We walked down a very steep bank to actually walk into the cave front of one of the wide caverns of houses named Spruce Tree House. In this small but deep space around 100 people made their homes between AD 1200 an 1276. The natural cave measures 216 feet at greatest width and 89 feet at greatest depth. The houses are built up to three stories high from cave floor to ceiling. The ceremonial buildings (kivas) were especially important and all the sites we visited had them and they showed a progression in complexity of the Anasazi architecture.

Most impressive is this: there was no access to this or any of the SEVERAL HUNRDED such caves on Mesa Verde. To get in and out the pueblo people would climb over the overhanging rocks and up on to the mesa top. For water, to hunt, to gather…using small toe and hand holds in the rock, some natural, some made by them. Pretty nutty.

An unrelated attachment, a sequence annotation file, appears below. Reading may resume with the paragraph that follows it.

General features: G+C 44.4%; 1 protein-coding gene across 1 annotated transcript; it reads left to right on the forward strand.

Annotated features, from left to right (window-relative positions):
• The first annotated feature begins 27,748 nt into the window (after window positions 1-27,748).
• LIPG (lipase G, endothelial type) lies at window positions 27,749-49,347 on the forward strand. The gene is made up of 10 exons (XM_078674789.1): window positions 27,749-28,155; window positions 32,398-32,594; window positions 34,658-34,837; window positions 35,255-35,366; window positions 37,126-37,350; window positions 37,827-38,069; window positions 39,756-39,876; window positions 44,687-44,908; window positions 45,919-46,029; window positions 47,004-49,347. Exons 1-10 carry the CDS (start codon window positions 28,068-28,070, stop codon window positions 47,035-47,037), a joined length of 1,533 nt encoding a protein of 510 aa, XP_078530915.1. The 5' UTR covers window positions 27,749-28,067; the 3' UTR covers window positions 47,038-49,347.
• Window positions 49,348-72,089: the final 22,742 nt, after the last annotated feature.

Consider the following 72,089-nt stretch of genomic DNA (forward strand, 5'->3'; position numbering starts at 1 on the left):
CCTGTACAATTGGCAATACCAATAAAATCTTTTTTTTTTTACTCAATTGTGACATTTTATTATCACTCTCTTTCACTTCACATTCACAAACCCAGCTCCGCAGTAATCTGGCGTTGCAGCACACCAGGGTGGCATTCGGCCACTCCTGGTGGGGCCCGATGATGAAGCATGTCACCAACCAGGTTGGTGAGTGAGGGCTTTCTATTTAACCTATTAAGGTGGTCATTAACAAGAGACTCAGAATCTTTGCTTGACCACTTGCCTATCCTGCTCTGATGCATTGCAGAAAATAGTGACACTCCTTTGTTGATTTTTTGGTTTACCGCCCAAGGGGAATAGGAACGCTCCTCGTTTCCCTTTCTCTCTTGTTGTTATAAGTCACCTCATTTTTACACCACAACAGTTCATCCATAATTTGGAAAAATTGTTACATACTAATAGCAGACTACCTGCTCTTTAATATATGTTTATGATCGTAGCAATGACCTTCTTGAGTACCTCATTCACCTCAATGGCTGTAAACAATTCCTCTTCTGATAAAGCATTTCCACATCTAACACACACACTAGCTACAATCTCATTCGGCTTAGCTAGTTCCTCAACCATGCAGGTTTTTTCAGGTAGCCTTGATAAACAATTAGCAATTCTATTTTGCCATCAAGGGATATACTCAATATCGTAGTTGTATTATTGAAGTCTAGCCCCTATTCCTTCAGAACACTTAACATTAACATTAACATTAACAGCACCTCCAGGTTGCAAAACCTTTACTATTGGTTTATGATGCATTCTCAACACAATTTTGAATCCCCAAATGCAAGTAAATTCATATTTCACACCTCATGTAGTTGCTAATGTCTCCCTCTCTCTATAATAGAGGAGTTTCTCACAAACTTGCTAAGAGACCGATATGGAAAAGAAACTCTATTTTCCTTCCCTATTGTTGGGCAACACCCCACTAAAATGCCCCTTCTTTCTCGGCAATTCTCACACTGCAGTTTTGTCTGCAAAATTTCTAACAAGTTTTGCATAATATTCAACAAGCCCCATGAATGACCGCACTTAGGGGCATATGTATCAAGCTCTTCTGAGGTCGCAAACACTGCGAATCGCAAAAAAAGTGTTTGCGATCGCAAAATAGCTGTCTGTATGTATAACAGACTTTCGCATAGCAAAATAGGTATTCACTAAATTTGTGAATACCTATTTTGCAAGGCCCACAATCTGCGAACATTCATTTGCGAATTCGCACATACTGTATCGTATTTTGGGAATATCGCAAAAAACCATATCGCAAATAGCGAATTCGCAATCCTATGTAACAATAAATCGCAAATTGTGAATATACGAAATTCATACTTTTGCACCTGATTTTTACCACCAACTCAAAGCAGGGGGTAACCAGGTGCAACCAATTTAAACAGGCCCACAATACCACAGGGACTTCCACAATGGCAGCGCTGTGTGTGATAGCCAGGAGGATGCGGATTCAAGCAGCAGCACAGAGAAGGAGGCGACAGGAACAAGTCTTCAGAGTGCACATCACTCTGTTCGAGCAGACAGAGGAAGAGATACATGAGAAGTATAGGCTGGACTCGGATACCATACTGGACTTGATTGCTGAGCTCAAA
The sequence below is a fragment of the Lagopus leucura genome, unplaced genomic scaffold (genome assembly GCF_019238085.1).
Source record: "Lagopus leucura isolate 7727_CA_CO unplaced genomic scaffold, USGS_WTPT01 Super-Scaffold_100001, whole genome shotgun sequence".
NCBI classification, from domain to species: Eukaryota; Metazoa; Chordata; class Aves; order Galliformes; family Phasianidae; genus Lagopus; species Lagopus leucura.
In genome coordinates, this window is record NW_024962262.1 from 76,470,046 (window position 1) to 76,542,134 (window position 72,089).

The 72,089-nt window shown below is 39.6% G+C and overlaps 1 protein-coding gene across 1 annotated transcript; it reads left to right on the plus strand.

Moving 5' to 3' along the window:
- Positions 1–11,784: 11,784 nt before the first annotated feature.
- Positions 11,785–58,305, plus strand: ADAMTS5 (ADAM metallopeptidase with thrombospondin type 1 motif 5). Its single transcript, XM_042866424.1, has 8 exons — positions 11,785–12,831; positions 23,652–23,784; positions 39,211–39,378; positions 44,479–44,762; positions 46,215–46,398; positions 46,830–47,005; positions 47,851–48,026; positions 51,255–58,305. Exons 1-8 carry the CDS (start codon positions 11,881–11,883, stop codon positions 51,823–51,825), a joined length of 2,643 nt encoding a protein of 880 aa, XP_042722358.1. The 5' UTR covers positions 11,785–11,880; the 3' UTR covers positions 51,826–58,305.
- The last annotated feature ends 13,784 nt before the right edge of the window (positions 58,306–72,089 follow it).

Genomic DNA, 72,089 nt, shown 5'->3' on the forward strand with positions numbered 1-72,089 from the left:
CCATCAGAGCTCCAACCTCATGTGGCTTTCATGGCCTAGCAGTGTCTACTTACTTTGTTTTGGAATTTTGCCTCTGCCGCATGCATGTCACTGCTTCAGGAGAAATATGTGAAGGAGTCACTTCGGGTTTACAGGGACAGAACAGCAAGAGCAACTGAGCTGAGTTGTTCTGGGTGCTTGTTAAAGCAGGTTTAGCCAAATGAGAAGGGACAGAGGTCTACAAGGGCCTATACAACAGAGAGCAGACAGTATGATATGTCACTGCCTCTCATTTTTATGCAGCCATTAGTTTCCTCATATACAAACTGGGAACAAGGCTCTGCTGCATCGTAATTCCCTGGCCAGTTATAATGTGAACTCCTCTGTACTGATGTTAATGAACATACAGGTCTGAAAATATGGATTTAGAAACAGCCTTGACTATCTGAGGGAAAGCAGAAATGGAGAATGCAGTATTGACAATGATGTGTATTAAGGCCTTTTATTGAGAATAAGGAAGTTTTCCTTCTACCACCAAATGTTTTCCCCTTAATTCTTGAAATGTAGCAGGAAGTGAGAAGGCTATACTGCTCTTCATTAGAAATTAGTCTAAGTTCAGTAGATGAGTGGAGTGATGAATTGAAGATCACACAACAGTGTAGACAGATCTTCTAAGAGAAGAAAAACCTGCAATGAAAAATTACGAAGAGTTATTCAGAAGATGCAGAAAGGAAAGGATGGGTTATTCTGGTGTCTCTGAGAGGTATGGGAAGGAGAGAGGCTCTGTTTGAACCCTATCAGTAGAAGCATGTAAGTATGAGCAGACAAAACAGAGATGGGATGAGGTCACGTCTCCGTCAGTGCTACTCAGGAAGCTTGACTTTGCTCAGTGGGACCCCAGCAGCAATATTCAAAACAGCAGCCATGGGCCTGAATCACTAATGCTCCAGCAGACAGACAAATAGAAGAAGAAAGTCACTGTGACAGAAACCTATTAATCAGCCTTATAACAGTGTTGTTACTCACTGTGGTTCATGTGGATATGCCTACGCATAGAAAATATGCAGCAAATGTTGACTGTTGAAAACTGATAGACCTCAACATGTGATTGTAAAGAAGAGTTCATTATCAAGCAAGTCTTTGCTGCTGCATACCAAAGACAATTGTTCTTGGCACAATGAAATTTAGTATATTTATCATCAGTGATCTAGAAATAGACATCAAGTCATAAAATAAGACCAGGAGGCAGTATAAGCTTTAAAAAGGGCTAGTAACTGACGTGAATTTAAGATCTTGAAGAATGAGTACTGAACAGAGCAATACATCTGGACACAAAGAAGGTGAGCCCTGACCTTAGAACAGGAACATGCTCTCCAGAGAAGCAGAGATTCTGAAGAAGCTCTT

Some of the earliest homes were pit houses from around 600 CE. We saw, but could not visit other such caves, some having more homes and greater complexity. Digital camera and batteries had their usual work-out. Each time we got in the car we were recharging the batteries with the inverter and when they were not being charged, the laptop had a turn. What with those wires and the GPS and hot ‘n’ heavy laptop on my knee the front of the car is a mass of wires and electronic equipment. Camping did not used to be this complicated!

We came back in the dark (again having to rely on the GPS as the Utah tourist maps were wrong) to re-plot our route.

In the rain, many people had left nearby campsites and lodging was hard to get. It seems, though, we were fortunate and found a very reasonable motel almost immediately. The Weather Channel guy was all excited about the desert getting rain today.

Our detour to Mesa Verde had been 160 miles plus quite a bit of rushing up and down hill-sides and much absorbing of new information.

It was a wonderful day and we took 160 pictures.